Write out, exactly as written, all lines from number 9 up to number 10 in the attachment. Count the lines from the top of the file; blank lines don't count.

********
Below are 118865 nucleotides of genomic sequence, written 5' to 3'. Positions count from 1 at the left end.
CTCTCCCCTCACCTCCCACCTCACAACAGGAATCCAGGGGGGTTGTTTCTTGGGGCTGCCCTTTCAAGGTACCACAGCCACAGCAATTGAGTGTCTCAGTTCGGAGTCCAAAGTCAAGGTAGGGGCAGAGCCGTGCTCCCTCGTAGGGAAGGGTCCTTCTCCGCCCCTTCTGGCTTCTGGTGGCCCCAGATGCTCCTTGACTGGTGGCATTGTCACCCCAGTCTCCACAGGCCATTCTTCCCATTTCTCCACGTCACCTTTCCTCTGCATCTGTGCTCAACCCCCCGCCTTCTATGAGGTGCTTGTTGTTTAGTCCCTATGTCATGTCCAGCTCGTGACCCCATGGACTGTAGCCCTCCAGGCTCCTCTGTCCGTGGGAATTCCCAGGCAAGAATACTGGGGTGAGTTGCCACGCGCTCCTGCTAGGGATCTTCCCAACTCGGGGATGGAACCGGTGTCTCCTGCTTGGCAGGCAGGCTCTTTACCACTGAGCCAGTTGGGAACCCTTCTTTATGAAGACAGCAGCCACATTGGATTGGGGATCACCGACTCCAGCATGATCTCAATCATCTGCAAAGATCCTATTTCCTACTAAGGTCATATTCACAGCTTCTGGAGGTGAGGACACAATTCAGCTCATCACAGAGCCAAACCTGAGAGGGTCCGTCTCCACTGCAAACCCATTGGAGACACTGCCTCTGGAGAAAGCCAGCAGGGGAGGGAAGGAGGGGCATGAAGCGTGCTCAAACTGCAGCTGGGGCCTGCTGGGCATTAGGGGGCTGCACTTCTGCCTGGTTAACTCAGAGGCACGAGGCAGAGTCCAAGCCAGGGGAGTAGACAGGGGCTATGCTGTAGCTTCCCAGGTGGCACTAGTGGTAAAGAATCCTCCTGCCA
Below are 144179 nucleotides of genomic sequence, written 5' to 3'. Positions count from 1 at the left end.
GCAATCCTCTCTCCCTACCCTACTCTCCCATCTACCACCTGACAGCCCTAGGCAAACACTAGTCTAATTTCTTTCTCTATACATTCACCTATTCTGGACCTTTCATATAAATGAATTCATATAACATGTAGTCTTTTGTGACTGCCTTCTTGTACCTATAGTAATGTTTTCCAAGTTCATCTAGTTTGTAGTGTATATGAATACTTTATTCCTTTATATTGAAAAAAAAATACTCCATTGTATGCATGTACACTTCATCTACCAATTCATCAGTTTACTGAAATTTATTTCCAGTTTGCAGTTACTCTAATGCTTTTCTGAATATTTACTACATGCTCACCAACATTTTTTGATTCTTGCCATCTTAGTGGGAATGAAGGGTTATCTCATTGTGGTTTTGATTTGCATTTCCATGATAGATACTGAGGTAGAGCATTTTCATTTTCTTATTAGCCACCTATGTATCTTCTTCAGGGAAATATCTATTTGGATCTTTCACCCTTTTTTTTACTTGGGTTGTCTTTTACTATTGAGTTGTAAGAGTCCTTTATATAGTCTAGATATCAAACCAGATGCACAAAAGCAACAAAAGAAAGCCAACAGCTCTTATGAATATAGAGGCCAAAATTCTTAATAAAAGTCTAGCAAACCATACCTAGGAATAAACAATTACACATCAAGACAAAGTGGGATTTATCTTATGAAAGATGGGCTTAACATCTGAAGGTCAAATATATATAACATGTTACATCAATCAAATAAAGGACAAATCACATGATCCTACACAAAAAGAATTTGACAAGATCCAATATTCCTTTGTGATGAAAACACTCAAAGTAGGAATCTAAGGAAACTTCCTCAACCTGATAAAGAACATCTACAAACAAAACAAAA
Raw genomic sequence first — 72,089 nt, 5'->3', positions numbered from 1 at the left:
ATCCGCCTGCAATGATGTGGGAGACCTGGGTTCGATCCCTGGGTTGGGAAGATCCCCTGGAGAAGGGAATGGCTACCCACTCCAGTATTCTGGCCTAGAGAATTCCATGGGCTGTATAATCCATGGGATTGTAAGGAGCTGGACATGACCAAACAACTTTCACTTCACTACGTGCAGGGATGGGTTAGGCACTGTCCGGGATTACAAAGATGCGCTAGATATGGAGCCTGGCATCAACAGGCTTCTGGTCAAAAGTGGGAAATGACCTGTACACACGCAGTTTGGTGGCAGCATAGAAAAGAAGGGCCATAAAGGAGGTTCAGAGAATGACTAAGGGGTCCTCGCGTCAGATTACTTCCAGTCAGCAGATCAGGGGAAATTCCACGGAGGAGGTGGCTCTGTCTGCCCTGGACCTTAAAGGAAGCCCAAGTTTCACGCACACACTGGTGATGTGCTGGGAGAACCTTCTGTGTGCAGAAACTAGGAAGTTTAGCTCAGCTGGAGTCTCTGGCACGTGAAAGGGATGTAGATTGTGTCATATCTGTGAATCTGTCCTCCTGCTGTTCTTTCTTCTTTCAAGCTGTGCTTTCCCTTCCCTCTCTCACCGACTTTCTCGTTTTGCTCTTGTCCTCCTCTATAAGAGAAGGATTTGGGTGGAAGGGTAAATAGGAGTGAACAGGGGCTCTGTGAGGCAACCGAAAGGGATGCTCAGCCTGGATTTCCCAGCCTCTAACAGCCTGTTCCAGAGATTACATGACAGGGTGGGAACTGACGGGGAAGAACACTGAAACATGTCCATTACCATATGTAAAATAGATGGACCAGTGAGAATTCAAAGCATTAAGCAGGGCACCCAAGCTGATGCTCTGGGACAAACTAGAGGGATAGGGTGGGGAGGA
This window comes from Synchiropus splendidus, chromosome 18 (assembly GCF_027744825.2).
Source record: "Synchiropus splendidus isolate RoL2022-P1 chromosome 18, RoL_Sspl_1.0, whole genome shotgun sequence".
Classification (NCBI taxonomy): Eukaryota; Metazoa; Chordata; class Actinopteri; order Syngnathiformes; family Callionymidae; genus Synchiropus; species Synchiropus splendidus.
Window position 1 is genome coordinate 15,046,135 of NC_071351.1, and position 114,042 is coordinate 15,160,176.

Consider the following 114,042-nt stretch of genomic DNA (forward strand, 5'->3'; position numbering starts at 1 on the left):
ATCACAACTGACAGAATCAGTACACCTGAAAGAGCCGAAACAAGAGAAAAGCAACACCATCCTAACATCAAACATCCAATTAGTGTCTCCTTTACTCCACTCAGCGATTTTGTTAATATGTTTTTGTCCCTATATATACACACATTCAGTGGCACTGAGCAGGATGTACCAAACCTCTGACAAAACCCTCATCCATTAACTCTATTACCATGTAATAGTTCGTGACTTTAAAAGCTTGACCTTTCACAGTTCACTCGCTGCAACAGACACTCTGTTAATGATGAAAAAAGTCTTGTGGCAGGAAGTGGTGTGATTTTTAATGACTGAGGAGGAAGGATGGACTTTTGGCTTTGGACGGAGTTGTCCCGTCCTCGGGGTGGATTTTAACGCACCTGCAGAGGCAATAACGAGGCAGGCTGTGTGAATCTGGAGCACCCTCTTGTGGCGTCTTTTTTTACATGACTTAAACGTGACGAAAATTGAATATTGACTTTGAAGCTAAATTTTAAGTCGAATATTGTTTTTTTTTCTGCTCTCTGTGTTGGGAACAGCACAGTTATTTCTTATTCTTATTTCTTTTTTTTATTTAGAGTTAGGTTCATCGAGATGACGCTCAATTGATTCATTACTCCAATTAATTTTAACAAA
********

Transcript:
Classification (NCBI taxonomy): Eukaryota; Metazoa; Chordata; class Actinopteri; order Syngnathiformes; family Callionymidae; genus Synchiropus; species Synchiropus splendidus.
Window position 1 is genome coordinate 15,046,135 of NC_071351.1, and position 114,042 is coordinate 15,160,176.